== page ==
Mark Reckless MP sorry for being 'too drunk to vote'
- 11 July 2010
- From the section Kent
A Kent MP has apologised for being drunk in the House of Commons and missing a vote on the Budget.
Mark Reckless said he did not feel it was appropriate to take part in the vote in the early hours of Wednesday because of the amount he had drunk.
The Conservative MP for Rochester and Strood told BBC Radio Kent: "I made a mistake. I'm really sorry about it."
Labour MP Hazel Blears said she returned to the library after it became "a bit lively" on the terrace.
Mr Reckless is one of 227 new MPs who started work at Westminster following the general election on 6 May.
He said: "I'm terribly, terribly embarrassed. I apologise unreservedly and I don't plan to drink again at Westminster."
Mr Reckless denied claims that he fell asleep on the terrace or got a taxi back to his constituency.
He added: "I remember someone asking me to vote and not thinking it was appropriate, given how I was at the time.
"If I was in the sort of situation generally where I thought I was drunk I tend to go home.
"Westminster is a very special situation and all I can say... is given this very embarrassing experience I don't intend to drink at Westminster again."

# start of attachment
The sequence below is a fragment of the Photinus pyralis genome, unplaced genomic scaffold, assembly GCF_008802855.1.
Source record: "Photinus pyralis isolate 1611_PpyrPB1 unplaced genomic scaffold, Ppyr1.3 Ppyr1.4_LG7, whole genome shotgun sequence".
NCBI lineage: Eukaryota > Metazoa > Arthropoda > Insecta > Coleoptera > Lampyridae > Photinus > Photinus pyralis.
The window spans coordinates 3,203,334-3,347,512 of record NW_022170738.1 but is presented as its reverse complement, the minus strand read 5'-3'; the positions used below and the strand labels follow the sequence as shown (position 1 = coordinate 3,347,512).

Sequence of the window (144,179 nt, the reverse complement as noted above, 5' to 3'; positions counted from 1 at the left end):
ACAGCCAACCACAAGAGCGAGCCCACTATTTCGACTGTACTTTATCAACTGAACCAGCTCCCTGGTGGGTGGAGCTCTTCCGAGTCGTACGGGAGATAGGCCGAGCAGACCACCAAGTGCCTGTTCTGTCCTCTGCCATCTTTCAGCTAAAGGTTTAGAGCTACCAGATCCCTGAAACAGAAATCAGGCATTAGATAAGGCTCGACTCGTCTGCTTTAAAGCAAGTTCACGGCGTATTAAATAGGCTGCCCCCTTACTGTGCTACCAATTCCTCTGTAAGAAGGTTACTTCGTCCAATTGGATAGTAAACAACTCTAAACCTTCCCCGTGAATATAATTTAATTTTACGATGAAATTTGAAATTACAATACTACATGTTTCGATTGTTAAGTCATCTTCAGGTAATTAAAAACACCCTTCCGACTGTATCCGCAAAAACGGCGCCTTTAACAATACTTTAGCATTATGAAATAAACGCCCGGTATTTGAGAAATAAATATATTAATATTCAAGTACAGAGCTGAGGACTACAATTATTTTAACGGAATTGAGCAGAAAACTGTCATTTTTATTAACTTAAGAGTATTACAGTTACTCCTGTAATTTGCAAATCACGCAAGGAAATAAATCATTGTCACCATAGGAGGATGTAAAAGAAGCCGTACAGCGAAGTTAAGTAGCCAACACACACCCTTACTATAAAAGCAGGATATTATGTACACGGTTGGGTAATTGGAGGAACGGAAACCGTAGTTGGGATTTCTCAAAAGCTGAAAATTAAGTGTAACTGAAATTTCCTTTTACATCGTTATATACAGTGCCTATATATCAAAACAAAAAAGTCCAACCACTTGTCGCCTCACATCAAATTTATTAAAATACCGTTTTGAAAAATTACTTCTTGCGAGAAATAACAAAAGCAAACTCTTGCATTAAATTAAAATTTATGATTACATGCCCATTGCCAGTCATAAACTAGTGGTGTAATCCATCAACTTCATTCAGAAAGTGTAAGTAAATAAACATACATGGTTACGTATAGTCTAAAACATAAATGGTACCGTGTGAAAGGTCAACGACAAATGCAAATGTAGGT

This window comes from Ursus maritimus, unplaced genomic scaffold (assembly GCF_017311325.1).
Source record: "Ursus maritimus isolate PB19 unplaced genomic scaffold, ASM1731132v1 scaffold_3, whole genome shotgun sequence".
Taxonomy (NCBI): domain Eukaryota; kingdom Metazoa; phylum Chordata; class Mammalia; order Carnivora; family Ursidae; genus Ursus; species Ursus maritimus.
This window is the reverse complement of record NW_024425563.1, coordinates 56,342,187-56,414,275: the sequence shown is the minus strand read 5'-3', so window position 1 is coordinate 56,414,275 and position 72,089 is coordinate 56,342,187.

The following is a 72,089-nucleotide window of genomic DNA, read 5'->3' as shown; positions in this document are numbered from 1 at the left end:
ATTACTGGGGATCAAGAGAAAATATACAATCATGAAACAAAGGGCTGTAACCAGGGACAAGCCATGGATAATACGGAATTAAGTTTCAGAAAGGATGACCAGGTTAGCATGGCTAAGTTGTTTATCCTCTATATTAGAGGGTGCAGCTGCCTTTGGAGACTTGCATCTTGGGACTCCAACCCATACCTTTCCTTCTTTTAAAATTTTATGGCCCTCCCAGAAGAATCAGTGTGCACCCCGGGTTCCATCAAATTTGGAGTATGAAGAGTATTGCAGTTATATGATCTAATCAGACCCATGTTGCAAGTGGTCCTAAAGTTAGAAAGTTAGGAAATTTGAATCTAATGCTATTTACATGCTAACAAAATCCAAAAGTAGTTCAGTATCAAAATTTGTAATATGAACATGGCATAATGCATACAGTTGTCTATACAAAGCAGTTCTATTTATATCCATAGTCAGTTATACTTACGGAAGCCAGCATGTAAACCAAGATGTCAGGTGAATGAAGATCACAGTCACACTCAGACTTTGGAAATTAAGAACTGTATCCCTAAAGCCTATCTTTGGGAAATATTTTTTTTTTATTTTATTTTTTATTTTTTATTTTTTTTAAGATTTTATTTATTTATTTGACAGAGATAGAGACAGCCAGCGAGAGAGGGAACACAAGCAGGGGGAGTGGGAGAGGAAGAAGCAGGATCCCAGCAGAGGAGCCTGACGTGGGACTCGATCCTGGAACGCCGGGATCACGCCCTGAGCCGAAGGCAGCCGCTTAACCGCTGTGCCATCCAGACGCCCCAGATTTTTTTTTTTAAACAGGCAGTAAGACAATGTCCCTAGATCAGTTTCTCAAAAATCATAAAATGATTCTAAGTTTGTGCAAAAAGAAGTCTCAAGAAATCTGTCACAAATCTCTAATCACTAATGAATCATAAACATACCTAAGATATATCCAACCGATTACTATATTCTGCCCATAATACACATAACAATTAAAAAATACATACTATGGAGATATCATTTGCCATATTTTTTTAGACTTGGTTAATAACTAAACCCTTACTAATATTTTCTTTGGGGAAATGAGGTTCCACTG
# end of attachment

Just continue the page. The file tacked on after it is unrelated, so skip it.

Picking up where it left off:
Mr Reckless was having drinks on the night of the second reading of the Finance Bill, which lasted until 0230 BST on Wednesday.
Commons leader Sir George Young described it as the first "seriously late" sitting of the new parliamentary term.
Hazel Blears told Sky News on Sunday: "On Tuesday night, it was a hot night, and we all knew we were going to be there until two o'clock so I went out for a drink on the terrace.
"I was there until about half past 10. Then I thought this is getting a bit lively so I went back in the library and did a bit more correspondence and then I popped out and had a drink somewhere else with my friends."
She added: "I think the lesson is [that] there's a lot of new members in the House. He said, Mr Reckless, he said it was a bit like a lock-in so maybe he does that in his pub.
"But I think he's probably learnt his lesson."